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Cocoon Construction By the Cecropia Silkworm Ii. the Role of the Internal Environment

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The Cecropia cocoon consists of outer and inner envelopes separated by a loose intermediate layer. Each envelope is invariably spun and, once spun, cannot be repeated. Silk that is spun as a flat sheet is equivalent to silk actually invested in envelope formation. The spinning of the inner envelope begins when 60 to 70 per cent of the silk has been spun. Silkworms with their silk glands removed performed figure-8 movements of the head, resembling the corresponding type of movements during spinning and the "visual" movements of non-spinning larvae. A characteristic feature of the normal behavior is the animal's periodic turning around of the entire body during spinning. The time interval between turns appears to be a function of the amount of silk which has passed out of the spinneret, after approximately 60 per cent of the silk has passed out of the animal the time between turns increases. Although silkworms continue this turning after the spinneret has been blocked, removal of the silk glands eliminates it. Therefore, it appears that the presence of the silk glands provides the stimulus for the initiation of spinning movements. The silk glands grow at a constant rate throughout the final instar and silk synthesis continues during spinning. We regard the intermediate layer of the cocoon as a structure corresponding to the strands attaching the outer envelope to the spinning site, rather than as an independent and separately determined layer. We conclude that the internal environment plays an important role in both the genesis and temporal regulation of the behavior pattern during the construction of the cocoon.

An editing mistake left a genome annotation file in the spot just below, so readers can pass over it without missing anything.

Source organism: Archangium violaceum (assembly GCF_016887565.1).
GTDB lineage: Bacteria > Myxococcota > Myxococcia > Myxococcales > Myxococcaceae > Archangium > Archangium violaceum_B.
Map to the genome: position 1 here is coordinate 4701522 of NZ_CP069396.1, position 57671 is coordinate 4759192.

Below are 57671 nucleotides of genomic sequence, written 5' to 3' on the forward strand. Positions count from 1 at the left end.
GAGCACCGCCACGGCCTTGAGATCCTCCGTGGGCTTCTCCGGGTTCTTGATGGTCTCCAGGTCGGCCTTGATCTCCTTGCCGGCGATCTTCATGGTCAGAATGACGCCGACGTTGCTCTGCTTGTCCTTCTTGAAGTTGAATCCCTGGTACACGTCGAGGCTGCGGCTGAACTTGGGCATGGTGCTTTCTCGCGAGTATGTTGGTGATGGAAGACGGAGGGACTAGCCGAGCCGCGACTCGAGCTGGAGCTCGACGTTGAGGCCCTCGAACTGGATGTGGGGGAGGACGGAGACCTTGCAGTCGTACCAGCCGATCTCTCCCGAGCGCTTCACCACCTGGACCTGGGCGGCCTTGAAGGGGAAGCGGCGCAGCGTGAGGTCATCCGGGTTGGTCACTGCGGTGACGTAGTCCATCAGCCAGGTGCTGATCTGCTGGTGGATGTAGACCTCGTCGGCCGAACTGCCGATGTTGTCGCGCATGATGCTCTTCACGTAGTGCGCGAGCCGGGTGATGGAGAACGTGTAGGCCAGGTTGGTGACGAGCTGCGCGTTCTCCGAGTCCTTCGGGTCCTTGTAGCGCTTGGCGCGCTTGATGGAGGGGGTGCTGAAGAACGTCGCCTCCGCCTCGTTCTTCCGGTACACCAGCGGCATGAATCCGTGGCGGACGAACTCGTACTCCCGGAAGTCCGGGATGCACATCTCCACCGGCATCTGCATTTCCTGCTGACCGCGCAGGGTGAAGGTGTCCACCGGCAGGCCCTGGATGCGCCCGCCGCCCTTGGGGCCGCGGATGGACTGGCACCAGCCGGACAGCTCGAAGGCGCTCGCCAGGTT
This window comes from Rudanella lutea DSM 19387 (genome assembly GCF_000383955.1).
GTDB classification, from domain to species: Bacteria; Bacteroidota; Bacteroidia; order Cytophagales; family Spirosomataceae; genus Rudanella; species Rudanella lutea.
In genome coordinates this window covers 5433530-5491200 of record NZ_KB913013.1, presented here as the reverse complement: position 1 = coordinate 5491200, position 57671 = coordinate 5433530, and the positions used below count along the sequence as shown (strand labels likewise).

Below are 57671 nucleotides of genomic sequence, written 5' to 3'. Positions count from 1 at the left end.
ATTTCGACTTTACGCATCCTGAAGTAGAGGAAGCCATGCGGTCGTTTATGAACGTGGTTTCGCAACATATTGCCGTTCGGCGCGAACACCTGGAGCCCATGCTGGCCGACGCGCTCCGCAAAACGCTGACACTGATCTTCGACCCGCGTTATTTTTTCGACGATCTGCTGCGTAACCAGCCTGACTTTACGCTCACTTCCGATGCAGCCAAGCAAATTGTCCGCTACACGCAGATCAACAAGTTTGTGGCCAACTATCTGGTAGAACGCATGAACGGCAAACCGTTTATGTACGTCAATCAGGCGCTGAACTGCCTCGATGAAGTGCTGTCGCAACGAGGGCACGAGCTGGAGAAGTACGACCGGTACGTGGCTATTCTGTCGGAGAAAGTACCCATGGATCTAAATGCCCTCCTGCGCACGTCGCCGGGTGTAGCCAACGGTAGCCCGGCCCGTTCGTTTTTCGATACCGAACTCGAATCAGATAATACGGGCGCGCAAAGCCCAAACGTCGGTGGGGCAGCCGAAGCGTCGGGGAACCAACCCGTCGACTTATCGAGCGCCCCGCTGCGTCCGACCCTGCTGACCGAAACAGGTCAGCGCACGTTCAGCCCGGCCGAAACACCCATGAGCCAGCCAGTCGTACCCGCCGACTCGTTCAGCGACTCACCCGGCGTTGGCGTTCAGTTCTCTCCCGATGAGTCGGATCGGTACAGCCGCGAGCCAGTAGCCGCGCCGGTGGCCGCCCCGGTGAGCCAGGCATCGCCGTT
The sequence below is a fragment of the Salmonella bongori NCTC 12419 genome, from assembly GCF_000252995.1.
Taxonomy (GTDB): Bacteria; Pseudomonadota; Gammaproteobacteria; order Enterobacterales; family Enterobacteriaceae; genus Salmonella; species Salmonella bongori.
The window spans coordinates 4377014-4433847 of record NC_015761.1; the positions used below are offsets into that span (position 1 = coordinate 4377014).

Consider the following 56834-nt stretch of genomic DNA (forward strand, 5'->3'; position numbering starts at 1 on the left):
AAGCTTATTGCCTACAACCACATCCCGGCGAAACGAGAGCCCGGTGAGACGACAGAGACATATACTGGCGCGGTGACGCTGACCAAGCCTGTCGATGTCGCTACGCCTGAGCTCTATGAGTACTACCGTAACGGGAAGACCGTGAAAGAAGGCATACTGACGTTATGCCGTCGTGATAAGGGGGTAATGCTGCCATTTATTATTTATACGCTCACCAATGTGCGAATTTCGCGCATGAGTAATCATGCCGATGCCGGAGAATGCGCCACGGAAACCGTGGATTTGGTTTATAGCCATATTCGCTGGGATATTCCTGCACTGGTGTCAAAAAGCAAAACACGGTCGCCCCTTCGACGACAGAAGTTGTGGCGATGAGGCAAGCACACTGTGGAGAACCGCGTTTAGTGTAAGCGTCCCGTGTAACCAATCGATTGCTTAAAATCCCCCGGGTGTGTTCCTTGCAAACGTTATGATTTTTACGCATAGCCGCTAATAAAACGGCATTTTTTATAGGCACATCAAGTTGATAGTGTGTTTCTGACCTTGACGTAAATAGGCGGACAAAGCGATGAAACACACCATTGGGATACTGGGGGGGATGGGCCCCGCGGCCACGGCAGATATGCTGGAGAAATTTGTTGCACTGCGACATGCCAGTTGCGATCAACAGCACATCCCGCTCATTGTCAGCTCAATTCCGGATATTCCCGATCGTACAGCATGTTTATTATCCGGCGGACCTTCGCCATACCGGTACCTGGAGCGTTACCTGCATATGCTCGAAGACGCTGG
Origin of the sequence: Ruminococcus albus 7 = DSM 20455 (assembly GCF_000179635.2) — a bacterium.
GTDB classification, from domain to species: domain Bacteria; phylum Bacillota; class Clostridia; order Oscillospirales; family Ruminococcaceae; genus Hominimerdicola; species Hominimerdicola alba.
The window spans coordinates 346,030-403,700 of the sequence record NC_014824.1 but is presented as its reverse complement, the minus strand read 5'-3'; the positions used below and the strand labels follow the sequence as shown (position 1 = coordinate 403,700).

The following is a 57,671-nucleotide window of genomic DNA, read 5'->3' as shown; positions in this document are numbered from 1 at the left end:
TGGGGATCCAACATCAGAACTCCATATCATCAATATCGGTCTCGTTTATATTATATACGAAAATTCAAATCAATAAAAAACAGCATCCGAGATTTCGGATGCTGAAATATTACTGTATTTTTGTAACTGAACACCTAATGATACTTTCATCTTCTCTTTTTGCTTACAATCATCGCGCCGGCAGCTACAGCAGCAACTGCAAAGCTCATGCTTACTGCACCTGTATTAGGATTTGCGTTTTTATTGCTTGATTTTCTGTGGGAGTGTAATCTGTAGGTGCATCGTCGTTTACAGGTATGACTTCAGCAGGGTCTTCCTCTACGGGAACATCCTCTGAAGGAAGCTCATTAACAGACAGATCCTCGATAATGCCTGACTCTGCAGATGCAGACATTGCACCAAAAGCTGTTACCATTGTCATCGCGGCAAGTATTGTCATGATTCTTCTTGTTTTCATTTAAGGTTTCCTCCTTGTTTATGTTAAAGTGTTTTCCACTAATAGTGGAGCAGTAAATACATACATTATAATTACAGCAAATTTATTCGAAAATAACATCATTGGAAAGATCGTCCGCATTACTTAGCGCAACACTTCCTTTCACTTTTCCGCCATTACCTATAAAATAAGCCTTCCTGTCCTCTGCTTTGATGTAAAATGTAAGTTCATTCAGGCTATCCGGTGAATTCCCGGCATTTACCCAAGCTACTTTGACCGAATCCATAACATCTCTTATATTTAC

Affiliations: 1: The Biological Laboratories, Harvard University, Cambridge, Massachusetts


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